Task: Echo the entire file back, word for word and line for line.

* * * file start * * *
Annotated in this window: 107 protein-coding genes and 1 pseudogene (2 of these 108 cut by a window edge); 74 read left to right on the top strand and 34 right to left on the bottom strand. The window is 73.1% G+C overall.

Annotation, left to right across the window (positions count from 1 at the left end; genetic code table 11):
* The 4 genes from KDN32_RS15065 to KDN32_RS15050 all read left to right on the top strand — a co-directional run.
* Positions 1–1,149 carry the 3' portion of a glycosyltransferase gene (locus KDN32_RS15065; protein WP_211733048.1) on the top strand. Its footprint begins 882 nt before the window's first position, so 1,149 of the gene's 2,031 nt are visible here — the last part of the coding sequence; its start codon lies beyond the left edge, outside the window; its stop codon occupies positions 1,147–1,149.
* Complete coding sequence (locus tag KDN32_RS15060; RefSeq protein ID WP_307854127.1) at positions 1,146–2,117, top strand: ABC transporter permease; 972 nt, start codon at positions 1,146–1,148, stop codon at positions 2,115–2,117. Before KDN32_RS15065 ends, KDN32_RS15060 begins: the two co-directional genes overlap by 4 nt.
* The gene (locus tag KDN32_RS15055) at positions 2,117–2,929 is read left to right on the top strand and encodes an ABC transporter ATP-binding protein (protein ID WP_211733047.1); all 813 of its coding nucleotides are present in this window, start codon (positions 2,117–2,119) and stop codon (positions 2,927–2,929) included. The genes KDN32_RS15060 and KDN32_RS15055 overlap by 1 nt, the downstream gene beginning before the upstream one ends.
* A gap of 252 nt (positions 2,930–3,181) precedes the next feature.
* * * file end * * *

Annotated in this window: 107 protein-coding genes and 1 pseudogene (2 of these 108 cut by a window edge); 74 read left to right on the top strand and 34 right to left on the bottom strand. The window is 73.1% G+C overall.

Annotation, left to right across the window (positions count from 1 at the left end; genetic code table 11):
* The 4 genes from KDN32_RS15065 to KDN32_RS15050 all read left to right on the top strand — a co-directional run.
* Positions 1–1,149 carry the 3' portion of a glycosyltransferase gene (locus KDN32_RS15065; protein WP_211733048.1) on the top strand. Its footprint begins 882 nt before the window's first position, so 1,149 of the gene's 2,031 nt are visible here — the last part of the coding sequence; its start codon lies beyond the left edge, outside the window; its stop codon occupies positions 1,147–1,149.
* Complete coding sequence (locus tag KDN32_RS15060; RefSeq protein ID WP_307854127.1) at positions 1,146–2,117, top strand: ABC transporter permease; 972 nt, start codon at positions 1,146–1,148, stop codon at positions 2,115–2,117. Before KDN32_RS15065 ends, KDN32_RS15060 begins: the two co-directional genes overlap by 4 nt.
* The gene (locus tag KDN32_RS15055) at positions 2,117–2,929 is read left to right on the top strand and encodes an ABC transporter ATP-binding protein (protein ID WP_211733047.1); all 813 of its coding nucleotides are present in this window, start codon (positions 2,117–2,119) and stop codon (positions 2,927–2,929) included. The genes KDN32_RS15060 and KDN32_RS15055 overlap by 1 nt, the downstream gene beginning before the upstream one ends.
* A gap of 252 nt (positions 2,930–3,181) precedes the next feature.